And that right there is a nice niche that equity seat rights can slide right into. When teams cannot secure funding for their stadiums, they can turn to this new model. It's interesting to see that Tottenham Hotspur could be the first professional team to try this as it reminds us of some very old posts we wrote here at Market Folly. In the past, we had detailed the possibility of investing in alternative sectors by buying publicly traded sports teams. And in a follow-up piece we specifically looked at Tottenham Hotspur as a potential candidate. Now that this sports mortgage model has popped up, it has reminded us of the topic of investing in asset classes investors typically don't have access to.
Unless you're a private equity fund or a billionaire, you typically can't buy sports franchises. While there are a few publicly traded franchises left overseas, the wild majority of teams are not open for the retail investor to go out and buy a stake in. While buying an equity seat right does not buy you a stake in the team directly, it essentially buys you a stake in the team's potential for success. After all, increased success typically would yield increased demand for tickets and would provide reason for price hikes. We are all for providing new asset classes for investors to diversify into. However, the problem here is we're pretty sure you shouldn't look at this as an investment. On one hand, it's technically a very very very tiny piece of real estate, but on the other hand its not an ownership stake in the team. It's probably best to just treat it like what it really is: Season tickets to the games... for decades to come.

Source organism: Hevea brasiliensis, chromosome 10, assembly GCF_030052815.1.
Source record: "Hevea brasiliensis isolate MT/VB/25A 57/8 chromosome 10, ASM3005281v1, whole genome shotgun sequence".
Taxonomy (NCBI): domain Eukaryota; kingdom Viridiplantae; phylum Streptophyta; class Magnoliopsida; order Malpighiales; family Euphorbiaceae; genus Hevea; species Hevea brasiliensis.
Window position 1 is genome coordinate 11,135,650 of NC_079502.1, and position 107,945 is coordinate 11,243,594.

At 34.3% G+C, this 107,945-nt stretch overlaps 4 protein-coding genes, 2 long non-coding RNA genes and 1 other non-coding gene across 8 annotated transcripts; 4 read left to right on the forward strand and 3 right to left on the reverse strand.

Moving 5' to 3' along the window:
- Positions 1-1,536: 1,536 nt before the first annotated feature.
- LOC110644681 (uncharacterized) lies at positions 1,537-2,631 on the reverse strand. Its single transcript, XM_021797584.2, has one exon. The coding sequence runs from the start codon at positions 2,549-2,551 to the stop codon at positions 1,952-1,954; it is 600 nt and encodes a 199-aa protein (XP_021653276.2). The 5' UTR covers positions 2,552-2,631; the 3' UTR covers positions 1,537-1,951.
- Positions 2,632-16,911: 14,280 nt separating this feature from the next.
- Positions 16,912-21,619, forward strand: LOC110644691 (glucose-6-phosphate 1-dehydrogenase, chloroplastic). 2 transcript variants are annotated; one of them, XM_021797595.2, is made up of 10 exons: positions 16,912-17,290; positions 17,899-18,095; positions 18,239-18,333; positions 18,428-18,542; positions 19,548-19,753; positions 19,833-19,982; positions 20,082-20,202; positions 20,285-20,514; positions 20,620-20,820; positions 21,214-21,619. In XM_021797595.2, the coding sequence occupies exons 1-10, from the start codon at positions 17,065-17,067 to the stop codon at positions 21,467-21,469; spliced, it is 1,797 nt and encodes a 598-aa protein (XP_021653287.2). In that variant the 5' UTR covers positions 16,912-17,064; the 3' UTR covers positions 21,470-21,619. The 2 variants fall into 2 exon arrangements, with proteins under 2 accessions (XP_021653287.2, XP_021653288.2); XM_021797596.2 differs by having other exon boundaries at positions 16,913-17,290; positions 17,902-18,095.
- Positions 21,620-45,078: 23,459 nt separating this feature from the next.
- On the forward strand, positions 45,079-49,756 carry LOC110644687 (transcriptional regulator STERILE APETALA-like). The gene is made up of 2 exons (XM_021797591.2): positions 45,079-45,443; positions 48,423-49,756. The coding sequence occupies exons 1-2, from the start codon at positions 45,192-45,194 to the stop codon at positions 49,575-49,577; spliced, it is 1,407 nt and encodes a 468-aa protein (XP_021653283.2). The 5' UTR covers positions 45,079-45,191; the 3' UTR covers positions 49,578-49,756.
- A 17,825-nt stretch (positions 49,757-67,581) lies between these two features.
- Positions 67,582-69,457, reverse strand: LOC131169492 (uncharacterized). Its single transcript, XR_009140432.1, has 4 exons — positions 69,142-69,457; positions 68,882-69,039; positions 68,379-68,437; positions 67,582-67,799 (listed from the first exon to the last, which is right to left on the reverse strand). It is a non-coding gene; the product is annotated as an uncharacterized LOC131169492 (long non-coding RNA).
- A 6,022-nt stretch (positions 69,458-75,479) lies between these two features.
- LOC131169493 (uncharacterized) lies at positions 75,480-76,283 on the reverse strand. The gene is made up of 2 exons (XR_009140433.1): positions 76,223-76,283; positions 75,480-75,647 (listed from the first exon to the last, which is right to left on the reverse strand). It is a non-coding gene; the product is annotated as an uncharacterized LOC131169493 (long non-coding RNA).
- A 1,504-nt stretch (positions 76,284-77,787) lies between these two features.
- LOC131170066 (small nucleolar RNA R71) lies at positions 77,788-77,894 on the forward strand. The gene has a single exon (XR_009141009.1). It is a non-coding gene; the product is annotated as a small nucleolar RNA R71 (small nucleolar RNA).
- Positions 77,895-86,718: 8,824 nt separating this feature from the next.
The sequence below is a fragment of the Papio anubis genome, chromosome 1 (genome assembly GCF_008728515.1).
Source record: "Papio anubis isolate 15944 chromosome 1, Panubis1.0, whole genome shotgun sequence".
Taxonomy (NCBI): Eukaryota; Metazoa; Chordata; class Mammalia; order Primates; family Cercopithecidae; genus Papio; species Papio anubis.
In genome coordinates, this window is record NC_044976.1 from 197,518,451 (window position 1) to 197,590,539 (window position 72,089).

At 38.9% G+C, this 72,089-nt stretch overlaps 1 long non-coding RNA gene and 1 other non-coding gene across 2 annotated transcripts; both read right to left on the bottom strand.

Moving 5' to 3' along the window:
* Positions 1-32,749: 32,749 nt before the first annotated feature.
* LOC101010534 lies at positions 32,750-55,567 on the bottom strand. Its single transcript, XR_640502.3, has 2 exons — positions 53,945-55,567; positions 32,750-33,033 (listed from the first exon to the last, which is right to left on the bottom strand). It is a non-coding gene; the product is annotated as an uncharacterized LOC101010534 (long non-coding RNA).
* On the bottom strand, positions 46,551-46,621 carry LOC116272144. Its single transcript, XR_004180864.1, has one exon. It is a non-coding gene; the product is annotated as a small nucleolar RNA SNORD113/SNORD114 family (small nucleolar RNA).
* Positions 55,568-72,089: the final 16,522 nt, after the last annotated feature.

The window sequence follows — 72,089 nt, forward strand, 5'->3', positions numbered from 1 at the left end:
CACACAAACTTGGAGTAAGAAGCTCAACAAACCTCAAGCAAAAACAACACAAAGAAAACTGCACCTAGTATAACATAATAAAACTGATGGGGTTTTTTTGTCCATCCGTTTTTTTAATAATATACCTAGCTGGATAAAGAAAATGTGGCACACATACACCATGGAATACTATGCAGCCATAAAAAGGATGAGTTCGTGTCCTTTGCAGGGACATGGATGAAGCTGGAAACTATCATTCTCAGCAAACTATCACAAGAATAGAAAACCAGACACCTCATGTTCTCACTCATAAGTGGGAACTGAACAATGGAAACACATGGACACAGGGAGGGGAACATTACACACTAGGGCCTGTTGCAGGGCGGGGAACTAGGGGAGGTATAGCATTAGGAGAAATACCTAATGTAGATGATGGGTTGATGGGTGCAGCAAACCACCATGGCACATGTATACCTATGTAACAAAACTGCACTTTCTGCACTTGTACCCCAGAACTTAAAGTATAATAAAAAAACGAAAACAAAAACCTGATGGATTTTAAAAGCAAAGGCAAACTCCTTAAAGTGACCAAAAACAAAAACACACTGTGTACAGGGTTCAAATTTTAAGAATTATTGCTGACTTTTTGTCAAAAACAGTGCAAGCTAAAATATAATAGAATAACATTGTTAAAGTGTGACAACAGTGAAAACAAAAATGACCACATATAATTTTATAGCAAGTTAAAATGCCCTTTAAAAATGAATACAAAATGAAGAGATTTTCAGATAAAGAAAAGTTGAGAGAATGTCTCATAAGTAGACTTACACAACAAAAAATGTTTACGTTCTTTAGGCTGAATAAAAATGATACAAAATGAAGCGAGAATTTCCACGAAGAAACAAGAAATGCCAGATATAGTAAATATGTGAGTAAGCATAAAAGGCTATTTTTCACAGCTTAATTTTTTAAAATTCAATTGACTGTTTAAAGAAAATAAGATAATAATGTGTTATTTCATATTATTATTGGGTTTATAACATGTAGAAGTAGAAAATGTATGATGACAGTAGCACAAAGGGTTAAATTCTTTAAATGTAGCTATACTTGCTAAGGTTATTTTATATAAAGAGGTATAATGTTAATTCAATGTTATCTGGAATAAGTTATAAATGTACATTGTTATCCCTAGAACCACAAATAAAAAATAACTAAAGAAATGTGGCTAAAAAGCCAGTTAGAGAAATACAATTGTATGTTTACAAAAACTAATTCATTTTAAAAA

The main thing to take away here is that the game is possibly changing when it comes to stadium financing. It sounds a bit absurd at first pass, but this could very well catch on and pave the way for a new funding model for sports stadiums. We'll just have to see how well things turn out for the guinea pigs who have shifted to this model in the middle of a troubled economy. It looks like this offering can fill a niche, but only time will tell. Let's just hope the people buying these things aren't fairweather fans that will look to dump their seat should the team start doing poorly. At the same time, it makes us think that instead of shows like 'Flip That House,' we'll start seeing a new series called 'Flip That Stadium Seat.' Hopefully not.